Which directors, composers and book authors will receive a Tony Nod in 2022?

Broadway is eagerly awaiting the announcement of the 2022 Tony Awards nominations. Originally scheduled to be released this week, the announcement has been delayed to Monday, May 9, to give nominators ample time to view all eligible productions. But that won’t stop our haters from ringing in to see who will get a nod next week. Here are our critics’ predictions for the categories of Best Direction of a Play, Best Direction of a Musical, Best Choreography, Best Original Score, and Best Book of a Musical:

Susan Stroman directed POTUSa farce from the White House to Broadway.
(©Paul Kolnik)

Best Direction of a Play

David Gordon:

Mark Brokawa, How I learned to drive
Camille A. Brown, For girls of color…
Scott Ellis, take me out
Sam Mendes, The Lehman Trilogy
Anna D. Shapiro, Minutes

The only one I’m completely sure of in this category is the likely eventual winner, Sam Mendes. I’m semi-certain about Anna D. Shapiro and Camille A. Brown, for similar reasons: these three directors guided their actors to flawless ensemble work. The remaining slots can go to anyone, and I’d love to see Brokaw and Ellis take them for their edge productions from your seat of How I learned to drive and take me out.

Zachary Stewart:

Tina Satter, Is it a bedroom?
Sam Mendes, The Lehman Trilogy
Susan Stroman, POTUS
Camille A. Brown, For girls of color…
Kate Whoriskey, Clyde’s

There was a large class of excellent, resourceful, and visionary directors on Broadway this year, so it’s hard to predict this category. Tina Satter set the tone for the season, Kate Whoriskey continued with an energetic and magical staging of Clyde’s, and veteran director Susan Stroman closed it with a hilarious take on an average play. It could go to anyone.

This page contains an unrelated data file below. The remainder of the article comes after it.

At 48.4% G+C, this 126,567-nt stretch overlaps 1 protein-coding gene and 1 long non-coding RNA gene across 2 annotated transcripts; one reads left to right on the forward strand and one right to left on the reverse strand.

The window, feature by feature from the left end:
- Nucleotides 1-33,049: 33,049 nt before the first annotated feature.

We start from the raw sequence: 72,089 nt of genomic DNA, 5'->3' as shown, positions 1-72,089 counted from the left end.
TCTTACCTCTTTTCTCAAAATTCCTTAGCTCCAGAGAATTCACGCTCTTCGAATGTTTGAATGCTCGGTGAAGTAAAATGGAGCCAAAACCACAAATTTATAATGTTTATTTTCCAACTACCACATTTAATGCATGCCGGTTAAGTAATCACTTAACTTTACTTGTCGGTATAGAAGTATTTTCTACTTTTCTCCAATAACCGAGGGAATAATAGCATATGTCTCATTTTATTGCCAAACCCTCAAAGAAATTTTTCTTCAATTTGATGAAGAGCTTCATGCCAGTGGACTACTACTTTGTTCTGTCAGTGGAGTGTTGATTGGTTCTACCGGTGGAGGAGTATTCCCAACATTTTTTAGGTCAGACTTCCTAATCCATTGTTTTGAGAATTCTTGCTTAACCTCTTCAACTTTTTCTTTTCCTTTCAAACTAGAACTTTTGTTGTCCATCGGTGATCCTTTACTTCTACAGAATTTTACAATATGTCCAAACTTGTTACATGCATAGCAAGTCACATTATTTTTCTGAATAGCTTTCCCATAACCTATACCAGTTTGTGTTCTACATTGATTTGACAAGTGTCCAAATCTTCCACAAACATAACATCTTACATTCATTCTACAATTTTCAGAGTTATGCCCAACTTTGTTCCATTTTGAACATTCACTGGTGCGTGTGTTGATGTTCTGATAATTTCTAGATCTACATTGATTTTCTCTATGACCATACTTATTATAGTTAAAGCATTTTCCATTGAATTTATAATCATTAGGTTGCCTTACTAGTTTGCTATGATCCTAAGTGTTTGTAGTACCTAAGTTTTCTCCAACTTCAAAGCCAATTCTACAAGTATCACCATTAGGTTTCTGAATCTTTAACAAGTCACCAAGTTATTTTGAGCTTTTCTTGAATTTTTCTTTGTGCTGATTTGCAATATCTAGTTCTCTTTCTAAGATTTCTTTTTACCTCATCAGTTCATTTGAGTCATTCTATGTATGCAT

Jaquel Spivey (center) leads the cast of A strange loop on Broadway.
(© Marc J. Franklin)

Best Direction of a Musical

David Gordon: Stephen Bracket, A strange loop
Marianne Elliott, Company
Michael Longhurst, Caroline or Change
Conor McPherson, North country girl
Jerry Zaks, The music man

For three-quarters of the season, Elliott nearly burned the Tony for his thunderous, gender-swapped production of Companybut she now has real competition from Brackett and A strange loop. Perennial favorite Zaks will sneak in for The music man instead of Mrs. Doubtfirethough both productions were pretty lazy, and Longhurst and McPherson will round it all out.

Zachary Stewart:

Lucy Moss and Jamie Armitage Six
Stephen Bracket, A strange loop
Marianne Elliott, Company
Michael Mayer, funny girl
Christopher Wheeldon, GM

All of these lounges are open. All of these shows are extremely enjoyable to watch. It’s going to be a real competition, but I suspect Brackett will take it in photo-finish.


Myles Frost directs the cast of GM on Broadway.
(© Matthew Murphy)

Best Choreography

David Gordon:

Camille A. Brown, For girls of color…
Warren Carlyle, The music man
Carrie-Anne Ingrouille, Six
Bill T. Jones, Garrett Coleman and Jason Oremus, Paradise Square
Christopher Wheeldon, Richmond Talauega and Anthony Talauega, GM